FIGS. 15 and 16 show similar waveforms for a system using three transducer elements and a system using four transducer elements, respectively. Three transducers at 60 and 120 degrees of phase will produce the desired cancellation. Four transducers at 90 degrees of phase between the transducer elements will produce the desired effect.
Referring to FIG. 17a, a handheld piezoelectric generator 310, which functions in the above described quasi-static mode in which non-converted mechanical energy is redistributed within the system, includes a housing 312 and a crank handle 314. Handle 314 is coupled to housing 312 for rotation relative thereto, and includes an arm 316 and a finger grasp 318. Referring also to FIG. 17b, housing 312 includes a case 320 and a case cover 322 attached to case 320 with screws, not shown. Located within housing 312 are a wave plate 330, a blade assembly 332, and a circuit board 334.
Referring to FIGS. 17a and 18, handle arm 316 is mounted to an insert 370 by a pin 316 a such that handle arm 316 can be moved from the closed position of FIG. 17a to the open, actuation position of FIG. 18. Finger grasp 318 is coupled to handle arm 316 by a member 371 that is mounted to handle arm 316 by a pin 371 a such that finger grasp 318 can be moved from the closed position of FIG. 17a to the open, actuation position of FIG. 18. Finger grasp 318 is mounted to member 371 to rotate along arrow 318 a. Insert 370 is received within an opening 370 a in case 320.
Referring to FIGS. 18 and 19, insert 370 has an inner side 340 defining three cut-out regions 342. Mounted within each cut-out region 342 is a gear 344. Below gears 344 is a washer 346 for holding the gears in place. As shown in FIG. 19, case 320 includes a stationary internal gear ring 348 extending from an inner surface 350 of case 320. Gears 344 extend through opening 370 a in case 320 and mate with gear ring 348. In operation, rotation of handle 314, for example, in the clockwise direction, causes rotation of insert 370 and gears 344 in the clockwise direction. The mating of gears 344 with gear ring 348 causes gears 344 to rotate about their own axes in the counterclockwise direction at four times the speed of the clockwise rotation. Positioned around gear ring 348 and against inner surface 350 is a bearing 372.
Referring to FIG. 20a, wave plate 330 includes a gear 352 that is received between gears 344. Clockwise rotation of gears 344 causes counterclockwise rotation of gear 352 and wave plate 330. The relative number of gear teeth in gear ring 348, gears 344, and gear 352 is such that, for example, for each rotation of handle 314, gear 352 rotates four times. Wave plate 330 includes a base section 386 and gear 352 is mounted to base section 386. Base section 386 has a ledge 387 against which bearing 372 rests, and extending upward from a bottom surface 385 of wave plate 330 is a peripheral wall 388. Peripheral wall 388 has an outer face 390 with a cut-out 391 bounded by upper and lower surfaces 391 a, 391 b each formed in a matching sinusoidal wave pattern 392. Wave pattern 392 includes 10 waves peak-to-peak.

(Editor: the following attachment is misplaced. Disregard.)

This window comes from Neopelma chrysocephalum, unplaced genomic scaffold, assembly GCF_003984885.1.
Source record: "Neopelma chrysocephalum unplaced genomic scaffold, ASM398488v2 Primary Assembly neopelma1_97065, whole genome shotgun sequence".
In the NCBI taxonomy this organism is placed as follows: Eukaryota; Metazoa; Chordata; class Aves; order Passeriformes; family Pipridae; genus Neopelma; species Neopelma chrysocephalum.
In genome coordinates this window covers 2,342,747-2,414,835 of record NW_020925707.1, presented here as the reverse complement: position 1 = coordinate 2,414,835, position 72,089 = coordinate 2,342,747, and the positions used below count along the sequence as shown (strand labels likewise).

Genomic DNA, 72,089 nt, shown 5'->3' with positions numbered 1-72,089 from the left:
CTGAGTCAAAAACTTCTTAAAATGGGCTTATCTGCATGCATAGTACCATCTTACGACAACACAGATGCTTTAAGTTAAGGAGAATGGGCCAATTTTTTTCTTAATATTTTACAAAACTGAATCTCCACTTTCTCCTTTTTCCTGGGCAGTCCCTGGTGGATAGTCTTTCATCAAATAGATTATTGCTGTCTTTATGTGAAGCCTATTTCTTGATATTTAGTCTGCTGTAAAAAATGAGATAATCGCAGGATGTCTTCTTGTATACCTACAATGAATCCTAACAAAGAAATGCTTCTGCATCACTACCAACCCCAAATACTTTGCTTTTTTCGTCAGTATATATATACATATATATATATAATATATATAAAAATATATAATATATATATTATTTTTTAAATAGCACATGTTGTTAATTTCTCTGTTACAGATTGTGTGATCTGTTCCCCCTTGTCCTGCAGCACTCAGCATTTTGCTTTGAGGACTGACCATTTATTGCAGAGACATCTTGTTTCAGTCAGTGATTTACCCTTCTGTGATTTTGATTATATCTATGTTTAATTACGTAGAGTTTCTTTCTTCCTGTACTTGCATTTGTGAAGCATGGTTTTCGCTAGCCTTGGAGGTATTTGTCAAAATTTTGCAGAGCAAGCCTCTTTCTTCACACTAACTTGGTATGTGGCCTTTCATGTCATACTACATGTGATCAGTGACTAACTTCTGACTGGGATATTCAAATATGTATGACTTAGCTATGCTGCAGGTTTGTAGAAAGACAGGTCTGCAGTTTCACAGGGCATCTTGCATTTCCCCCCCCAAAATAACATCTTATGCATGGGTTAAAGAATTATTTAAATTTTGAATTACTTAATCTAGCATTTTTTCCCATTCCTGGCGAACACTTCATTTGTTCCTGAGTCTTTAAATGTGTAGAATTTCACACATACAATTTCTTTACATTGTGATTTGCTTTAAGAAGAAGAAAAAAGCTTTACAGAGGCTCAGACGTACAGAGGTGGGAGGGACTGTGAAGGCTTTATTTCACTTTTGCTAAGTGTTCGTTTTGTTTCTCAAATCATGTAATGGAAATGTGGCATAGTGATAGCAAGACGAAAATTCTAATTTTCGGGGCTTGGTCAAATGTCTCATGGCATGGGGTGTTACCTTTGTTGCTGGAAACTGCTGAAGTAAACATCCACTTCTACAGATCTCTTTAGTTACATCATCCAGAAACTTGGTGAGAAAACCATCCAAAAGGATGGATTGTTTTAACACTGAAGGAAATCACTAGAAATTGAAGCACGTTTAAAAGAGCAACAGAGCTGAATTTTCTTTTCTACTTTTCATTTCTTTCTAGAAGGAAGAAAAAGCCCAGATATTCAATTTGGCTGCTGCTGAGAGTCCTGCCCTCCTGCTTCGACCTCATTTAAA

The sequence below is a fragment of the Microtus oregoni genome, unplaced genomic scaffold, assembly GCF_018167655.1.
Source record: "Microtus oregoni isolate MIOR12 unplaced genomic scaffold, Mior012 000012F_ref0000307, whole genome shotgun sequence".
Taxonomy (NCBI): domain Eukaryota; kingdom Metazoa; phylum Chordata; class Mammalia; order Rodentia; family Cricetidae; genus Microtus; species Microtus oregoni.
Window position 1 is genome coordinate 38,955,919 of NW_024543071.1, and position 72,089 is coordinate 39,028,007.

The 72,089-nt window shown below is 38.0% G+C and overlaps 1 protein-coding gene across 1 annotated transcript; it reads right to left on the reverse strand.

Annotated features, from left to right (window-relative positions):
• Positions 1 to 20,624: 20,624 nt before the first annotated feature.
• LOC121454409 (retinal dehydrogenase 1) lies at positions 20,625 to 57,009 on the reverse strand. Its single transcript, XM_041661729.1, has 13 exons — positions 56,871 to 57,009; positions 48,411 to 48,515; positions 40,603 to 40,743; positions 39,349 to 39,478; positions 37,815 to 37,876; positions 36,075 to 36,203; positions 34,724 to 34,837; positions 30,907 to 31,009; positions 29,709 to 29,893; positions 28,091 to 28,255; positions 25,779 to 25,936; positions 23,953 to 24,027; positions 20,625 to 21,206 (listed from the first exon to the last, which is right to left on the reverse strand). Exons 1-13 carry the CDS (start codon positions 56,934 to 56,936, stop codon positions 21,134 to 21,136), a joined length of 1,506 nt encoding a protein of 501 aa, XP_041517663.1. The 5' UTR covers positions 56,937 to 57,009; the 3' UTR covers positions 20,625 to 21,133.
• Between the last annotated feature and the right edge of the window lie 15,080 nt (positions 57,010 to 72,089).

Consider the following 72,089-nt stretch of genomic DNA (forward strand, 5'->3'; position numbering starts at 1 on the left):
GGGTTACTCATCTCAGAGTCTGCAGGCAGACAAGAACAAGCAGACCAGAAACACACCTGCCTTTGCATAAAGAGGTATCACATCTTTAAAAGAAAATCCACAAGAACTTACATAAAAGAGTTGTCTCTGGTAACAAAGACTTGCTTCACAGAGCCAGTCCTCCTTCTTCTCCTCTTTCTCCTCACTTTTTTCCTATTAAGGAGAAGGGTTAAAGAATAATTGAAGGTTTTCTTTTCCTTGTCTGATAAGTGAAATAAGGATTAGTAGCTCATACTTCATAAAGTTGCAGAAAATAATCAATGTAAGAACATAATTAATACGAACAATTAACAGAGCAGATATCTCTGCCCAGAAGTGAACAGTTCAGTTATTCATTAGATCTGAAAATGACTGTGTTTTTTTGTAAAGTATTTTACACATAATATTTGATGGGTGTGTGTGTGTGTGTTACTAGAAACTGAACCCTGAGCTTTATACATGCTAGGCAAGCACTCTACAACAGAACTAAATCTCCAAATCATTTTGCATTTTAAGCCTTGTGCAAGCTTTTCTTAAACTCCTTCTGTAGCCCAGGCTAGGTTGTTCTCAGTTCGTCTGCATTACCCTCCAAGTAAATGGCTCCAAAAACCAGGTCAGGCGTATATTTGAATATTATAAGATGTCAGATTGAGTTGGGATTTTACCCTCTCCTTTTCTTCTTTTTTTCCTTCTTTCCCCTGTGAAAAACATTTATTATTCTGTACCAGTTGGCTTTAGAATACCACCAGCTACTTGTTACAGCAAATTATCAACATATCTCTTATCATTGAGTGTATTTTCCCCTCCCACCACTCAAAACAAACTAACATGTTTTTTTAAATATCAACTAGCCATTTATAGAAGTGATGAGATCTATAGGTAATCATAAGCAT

Referring also to FIG. 20b-20 e, blade assembly 332 includes a support 400 (FIG. 20c) and eight layers 402 of piezoelectric material mounted to support 400 and bendable relative to support 400 in the directions of arrow 404. There are three distinct regions 406 per layer 402 (FIG. 20d), each with two piezoelectric elements 407. Layers 402 are separated by shims 408 (FIG. 20e), and top layer 402 a is separated from a bottom surface 385 (FIG. 20a) of wave plate 330 by a top shim 408 a. Extending from support 400 are six pins 410 that extend through holes 412 and 414 defined in layers 402 and shims 408, respectively. A shaft 415 extends through holes 416, 417 and 418 defined in support 400, layers 402, and shims 408, respectively, and through a hole 410 defined in wave plate 330. A bearing (not shown) is located between shaft 415 and wave plate 330.
Blade assembly 332 is coupled to wave plate 330 by six coupling mounts 430 (FIG. 20f). Each coupling mount 430 defines eight slots 432, each slot 432 for receiving one layer 402. Each coupling mount 430 has a bearing 434 mounted thereto (FIG. 20a) that rides within cut-out 391 in wave plate 330. Bearings 434 provide a low friction coupling between wave plate 330 and blade assembly 332.